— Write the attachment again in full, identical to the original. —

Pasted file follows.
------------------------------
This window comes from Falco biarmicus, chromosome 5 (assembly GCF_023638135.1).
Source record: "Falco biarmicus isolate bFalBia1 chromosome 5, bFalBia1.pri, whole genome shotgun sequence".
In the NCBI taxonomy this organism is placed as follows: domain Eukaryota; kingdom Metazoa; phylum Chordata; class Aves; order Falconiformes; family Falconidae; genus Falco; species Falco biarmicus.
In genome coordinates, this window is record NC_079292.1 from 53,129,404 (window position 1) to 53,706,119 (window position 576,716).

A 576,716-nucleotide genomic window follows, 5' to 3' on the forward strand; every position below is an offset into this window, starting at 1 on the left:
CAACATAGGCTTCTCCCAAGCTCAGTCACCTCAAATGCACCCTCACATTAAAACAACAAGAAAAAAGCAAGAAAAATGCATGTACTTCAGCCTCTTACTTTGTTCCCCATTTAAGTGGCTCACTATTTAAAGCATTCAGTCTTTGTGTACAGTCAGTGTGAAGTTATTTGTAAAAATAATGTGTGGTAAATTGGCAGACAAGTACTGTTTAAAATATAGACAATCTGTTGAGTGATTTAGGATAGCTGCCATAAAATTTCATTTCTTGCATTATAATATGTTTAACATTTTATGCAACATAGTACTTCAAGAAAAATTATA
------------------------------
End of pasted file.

This window comes from Falco biarmicus, chromosome 5 (assembly GCF_023638135.1).
Source record: "Falco biarmicus isolate bFalBia1 chromosome 5, bFalBia1.pri, whole genome shotgun sequence".
In the NCBI taxonomy this organism is placed as follows: domain Eukaryota; kingdom Metazoa; phylum Chordata; class Aves; order Falconiformes; family Falconidae; genus Falco; species Falco biarmicus.
In genome coordinates, this window is record NC_079292.1 from 53,129,404 (window position 1) to 53,706,119 (window position 576,716).

A 576,716-nucleotide genomic window follows, 5' to 3' on the forward strand; every position below is an offset into this window, starting at 1 on the left:
CAACATAGGCTTCTCCCAAGCTCAGTCACCTCAAATGCACCCTCACATTAAAACAACAAGAAAAAAGCAAGAAAAATGCATGTACTTCAGCCTCTTACTTTGTTCCCCATTTAAGTGGCTCACTATTTAAAGCATTCAGTCTTTGTGTACAGTCAGTGTGAAGTTATTTGTAAAAATAATGTGTGGTAAATTGGCAGACAAGTACTGTTTAAAATATAGACAATCTGTTGAGTGATTTAGGATAGCTGCCATAAAATTTCATTTCTTGCATTATAATATGTTTAACATTTTATGCAACATAGTACTTCAAGAAAAATTATA